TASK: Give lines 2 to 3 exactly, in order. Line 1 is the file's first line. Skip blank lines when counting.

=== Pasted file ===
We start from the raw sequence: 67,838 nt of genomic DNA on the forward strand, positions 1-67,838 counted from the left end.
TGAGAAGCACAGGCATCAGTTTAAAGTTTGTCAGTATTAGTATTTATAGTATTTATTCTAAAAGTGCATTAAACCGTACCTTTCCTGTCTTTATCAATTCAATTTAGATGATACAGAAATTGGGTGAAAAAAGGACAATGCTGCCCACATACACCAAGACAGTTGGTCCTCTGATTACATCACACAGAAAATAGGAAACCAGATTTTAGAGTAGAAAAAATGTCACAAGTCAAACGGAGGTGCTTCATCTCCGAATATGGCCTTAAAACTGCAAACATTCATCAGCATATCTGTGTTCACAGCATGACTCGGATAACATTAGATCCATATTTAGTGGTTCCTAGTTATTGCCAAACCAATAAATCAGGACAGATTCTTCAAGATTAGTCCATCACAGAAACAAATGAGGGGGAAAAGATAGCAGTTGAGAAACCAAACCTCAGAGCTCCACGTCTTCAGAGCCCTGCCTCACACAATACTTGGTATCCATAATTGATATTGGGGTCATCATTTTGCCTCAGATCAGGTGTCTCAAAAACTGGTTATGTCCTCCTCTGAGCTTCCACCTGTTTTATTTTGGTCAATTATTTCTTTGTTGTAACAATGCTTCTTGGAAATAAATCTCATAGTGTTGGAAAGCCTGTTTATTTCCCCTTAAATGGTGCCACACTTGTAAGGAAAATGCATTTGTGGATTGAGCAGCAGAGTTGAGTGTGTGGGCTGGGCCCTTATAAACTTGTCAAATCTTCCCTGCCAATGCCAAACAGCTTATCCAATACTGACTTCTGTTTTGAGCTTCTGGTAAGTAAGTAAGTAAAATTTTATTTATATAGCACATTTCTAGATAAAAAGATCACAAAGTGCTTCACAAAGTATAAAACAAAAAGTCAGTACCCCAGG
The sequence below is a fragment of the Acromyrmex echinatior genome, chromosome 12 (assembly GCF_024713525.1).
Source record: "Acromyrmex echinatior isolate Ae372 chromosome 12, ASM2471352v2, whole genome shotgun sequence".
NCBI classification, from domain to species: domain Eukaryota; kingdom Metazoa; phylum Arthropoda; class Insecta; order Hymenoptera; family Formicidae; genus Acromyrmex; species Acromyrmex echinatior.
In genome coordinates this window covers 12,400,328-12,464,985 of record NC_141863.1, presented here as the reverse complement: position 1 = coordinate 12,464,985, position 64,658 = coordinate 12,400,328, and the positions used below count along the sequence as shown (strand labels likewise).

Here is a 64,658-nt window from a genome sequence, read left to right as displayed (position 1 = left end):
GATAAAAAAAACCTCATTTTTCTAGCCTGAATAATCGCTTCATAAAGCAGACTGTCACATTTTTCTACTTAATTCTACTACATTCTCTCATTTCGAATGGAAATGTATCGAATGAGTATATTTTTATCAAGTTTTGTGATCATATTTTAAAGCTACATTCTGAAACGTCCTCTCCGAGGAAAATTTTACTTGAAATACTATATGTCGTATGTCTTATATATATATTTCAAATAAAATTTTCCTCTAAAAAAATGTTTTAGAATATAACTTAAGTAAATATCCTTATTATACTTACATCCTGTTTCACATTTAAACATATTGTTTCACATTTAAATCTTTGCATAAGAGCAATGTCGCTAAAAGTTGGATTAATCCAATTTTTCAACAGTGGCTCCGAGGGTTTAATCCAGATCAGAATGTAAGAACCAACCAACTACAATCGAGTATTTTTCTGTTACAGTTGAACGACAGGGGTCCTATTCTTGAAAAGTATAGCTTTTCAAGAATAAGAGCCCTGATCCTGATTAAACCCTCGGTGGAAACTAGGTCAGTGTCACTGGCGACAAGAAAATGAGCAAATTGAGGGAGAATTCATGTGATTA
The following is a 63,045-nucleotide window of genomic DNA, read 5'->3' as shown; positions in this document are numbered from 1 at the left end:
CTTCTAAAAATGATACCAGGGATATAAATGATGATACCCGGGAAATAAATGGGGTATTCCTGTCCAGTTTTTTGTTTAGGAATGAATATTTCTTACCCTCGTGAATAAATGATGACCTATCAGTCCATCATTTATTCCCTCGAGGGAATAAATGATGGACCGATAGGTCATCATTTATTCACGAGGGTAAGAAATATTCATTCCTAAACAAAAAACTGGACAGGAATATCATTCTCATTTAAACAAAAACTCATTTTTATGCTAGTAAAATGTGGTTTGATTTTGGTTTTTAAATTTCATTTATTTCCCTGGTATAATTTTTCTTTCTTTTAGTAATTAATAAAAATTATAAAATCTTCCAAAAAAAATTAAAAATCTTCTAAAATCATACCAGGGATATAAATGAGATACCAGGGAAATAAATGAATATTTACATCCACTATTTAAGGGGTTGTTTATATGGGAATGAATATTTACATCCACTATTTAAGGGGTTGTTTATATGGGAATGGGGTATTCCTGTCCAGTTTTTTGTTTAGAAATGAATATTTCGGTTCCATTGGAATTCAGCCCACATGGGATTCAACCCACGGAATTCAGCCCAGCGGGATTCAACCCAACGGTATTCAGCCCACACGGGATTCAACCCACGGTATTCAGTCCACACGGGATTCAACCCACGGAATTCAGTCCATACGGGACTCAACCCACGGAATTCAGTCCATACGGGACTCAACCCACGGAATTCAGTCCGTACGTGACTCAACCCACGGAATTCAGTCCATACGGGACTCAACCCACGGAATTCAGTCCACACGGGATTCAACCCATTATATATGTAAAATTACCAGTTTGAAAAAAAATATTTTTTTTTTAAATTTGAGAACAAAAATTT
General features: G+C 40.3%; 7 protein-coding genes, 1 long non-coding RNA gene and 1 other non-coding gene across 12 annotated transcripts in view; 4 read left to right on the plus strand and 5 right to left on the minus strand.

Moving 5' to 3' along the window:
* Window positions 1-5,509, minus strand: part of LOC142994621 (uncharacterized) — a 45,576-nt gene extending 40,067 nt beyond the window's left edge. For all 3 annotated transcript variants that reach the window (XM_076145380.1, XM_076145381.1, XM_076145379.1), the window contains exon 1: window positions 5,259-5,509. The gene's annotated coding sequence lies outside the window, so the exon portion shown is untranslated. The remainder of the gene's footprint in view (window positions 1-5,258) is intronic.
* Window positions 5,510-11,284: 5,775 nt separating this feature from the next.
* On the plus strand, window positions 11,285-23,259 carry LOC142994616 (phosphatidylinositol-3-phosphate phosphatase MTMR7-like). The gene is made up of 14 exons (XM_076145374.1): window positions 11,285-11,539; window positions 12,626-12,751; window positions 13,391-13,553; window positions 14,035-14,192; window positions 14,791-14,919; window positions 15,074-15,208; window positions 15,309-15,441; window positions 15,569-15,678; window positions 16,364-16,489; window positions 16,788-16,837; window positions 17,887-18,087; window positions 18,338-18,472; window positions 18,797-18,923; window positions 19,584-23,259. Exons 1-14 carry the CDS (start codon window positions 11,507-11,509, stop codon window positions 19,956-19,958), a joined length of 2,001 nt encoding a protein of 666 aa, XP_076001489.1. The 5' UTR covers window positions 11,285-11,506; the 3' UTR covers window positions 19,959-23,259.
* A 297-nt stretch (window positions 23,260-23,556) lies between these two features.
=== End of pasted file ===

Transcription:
TGAGAAGCACAGGCATCAGTTTAAAGTTTGTCAGTATTAGTATTTATAGTATTTATTCTAAAAGTGCATTAAACCGTACCTTTCCTGTCTTTATCAATTCAATTTAGATGATACAGAAATTGGGTGAAAAAAGGACAATGCTGCCCACATACACCAAGACAGTTGGTCCTCTGATTACATCACACAGAAAATAGGAAACCAGATTTTAGAGTAGAAAAAATGTCACAAGTCAAACGGAGGTGCTTCATCTCCGAATATGGCCTTAAAACTGCAAACATTCATCAGCATATCTGTGTTCACAGCATGACTCGGATAACATTAGATCCATATTTAGTGGTTCCTAGTTATTGCCAAACCAATAAATCAGGACAGATTCTTCAAGATTAGTCCATCACAGAAACAAATGAGGGGGAAAAGATAGCAGTTGAGAAACCAAACCTCAGAGCTCCACGTCTTCAGAGCCCTGCCTCACACAATACTTGGTATCCATAATTGATATTGGGGTCATCATTTTGCCTCAGATCAGGTGTCTCAAAAACTGGTTATGTCCTCCTCTGAGCTTCCACCTGTTTTATTTTGGTCAATTATTTCTTTGTTGTAACAATGCTTCTTGGAAATAAATCTCATAGTGTTGGAAAGCCTGTTTATTTCCCCTTAAATGGTGCCACACTTGTAAGGAAAATGCATTTGTGGATTGAGCAGCAGAGTTGAGTGTGTGGGCTGGGCCCTTATAAACTTGTCAAATCTTCCCTGCCAATGCCAAACAGCTTATCCAATACTGACTTCTGTTTTGAGCTTCTGGTAAGTAAGTAAGTAAAATTTTATTTATATAGCACATTTCTAGATAAAAAGATCACAAAGTGCTTCACAAAGTATAAAACAAAAAGTCAGTACCCCAGG
The sequence below is a fragment of the Acromyrmex echinatior genome, chromosome 12 (assembly GCF_024713525.1).